The goal of a savings account is to preserve your money, not to grow it, and you pay a high price for a stable account balance. For a start, the interest rate you get is dwarfed by the average returns of the share market over the last 20 years. The second kicker is inflation. At the current inflation rate, the value of your money actually decreases each year, which reduces the value of already low interest rates.

Let's try an example

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If you put $5,000 in a savings account 20 years ago at 2.5% interest, approximately how much would it be worth today?

Answer: A

After 20 years, your $5,000 would be worth $5,500 today.

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Inflation wipes out most of your interest, leaving you with about the same as you started with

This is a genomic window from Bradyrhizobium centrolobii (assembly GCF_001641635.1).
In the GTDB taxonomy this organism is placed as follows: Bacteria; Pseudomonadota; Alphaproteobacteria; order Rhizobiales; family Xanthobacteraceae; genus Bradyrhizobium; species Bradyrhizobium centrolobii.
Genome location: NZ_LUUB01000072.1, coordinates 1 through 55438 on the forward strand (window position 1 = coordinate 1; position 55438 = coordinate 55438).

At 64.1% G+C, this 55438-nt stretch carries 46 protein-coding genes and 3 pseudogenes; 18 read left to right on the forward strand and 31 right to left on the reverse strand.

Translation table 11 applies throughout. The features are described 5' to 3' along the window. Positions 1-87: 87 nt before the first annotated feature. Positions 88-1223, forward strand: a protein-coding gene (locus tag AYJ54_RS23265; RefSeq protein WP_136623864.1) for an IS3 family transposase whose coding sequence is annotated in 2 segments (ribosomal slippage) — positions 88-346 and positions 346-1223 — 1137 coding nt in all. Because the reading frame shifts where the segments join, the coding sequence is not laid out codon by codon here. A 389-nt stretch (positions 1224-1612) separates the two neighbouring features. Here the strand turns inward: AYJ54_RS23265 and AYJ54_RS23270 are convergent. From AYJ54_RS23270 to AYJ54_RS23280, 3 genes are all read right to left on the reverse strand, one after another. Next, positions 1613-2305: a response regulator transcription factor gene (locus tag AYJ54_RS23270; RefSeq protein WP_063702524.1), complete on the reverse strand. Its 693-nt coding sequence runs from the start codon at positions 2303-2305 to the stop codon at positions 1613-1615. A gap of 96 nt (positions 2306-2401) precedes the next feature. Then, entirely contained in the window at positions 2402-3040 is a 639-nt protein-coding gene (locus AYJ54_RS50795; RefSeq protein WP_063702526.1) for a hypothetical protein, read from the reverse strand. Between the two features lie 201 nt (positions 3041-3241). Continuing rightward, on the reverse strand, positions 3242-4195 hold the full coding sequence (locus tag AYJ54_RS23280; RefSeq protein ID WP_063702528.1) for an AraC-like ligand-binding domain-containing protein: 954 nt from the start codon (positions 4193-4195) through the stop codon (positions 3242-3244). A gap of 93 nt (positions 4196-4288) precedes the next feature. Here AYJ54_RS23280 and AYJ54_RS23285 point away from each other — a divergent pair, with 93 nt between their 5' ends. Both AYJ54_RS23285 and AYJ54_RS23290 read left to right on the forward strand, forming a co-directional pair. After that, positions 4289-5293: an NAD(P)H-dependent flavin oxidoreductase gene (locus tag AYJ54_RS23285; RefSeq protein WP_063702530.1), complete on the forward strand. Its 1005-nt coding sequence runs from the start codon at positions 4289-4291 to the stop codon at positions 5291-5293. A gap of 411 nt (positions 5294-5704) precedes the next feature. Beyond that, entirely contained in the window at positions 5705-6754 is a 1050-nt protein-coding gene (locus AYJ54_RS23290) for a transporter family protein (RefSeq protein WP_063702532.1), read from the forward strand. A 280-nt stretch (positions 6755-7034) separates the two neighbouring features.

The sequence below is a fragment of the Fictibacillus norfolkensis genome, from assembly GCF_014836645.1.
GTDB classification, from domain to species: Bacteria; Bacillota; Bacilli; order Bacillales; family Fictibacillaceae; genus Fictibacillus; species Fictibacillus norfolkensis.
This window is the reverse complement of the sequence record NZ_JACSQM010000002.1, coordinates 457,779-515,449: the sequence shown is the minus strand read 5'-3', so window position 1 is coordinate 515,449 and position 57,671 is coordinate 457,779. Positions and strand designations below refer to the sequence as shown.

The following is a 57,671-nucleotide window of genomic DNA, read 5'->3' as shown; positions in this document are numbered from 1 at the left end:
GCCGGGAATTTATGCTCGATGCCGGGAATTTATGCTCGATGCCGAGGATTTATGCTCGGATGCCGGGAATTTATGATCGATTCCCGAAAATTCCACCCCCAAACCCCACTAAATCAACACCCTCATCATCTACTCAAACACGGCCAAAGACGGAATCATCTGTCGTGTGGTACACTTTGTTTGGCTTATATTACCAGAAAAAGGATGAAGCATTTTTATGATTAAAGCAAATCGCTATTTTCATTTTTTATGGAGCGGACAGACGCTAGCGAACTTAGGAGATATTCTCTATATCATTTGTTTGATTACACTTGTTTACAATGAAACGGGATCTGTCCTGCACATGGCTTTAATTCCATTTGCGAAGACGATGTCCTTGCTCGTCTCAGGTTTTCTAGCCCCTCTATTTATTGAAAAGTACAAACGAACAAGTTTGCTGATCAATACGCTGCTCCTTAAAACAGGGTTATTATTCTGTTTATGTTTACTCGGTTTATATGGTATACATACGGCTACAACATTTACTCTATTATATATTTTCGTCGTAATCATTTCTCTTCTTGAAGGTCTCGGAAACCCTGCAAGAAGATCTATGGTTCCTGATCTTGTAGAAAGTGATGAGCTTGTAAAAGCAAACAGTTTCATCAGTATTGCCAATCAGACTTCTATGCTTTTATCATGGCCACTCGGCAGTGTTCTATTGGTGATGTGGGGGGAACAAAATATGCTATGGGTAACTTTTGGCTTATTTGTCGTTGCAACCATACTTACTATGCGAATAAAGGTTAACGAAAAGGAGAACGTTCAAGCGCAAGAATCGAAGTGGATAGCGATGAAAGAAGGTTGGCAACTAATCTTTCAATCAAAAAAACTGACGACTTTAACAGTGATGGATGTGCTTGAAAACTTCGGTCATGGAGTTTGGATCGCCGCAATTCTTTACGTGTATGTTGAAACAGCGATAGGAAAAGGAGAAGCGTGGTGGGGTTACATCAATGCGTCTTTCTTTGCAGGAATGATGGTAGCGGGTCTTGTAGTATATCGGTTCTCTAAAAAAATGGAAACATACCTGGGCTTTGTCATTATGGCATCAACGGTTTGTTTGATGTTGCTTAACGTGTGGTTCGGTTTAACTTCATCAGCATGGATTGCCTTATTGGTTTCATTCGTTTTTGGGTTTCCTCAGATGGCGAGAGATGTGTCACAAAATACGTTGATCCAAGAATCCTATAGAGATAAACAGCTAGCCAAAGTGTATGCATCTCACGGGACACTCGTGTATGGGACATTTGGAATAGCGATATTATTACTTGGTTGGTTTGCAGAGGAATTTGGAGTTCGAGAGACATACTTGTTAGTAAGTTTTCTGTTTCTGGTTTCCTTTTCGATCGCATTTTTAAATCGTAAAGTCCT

According to Sorted’s savings calculator, the disappointing news is that when you take into account inflation, after 20 years in a savings account, your money has earned you $514. On the other hand, even after numerous market ups and downs (and the Global Financial Crisis!), if you’d invested the money in the share market (on average) it would have more than tripled.

On Tablet & Mobile, scroll to see full table content below.

Under your mattress
In savings
2.5% interest
In shares
7.96% average returns
You'd have
After inflation it’s worth:

FYI, we found the average annual share market returns of 7.96% from Investopedia, and used Sorted to calculate the after inflation returns. They explain their assumptions here.

So, how much should I invest?

We’d love to give you the answer, but it’s a personal choice.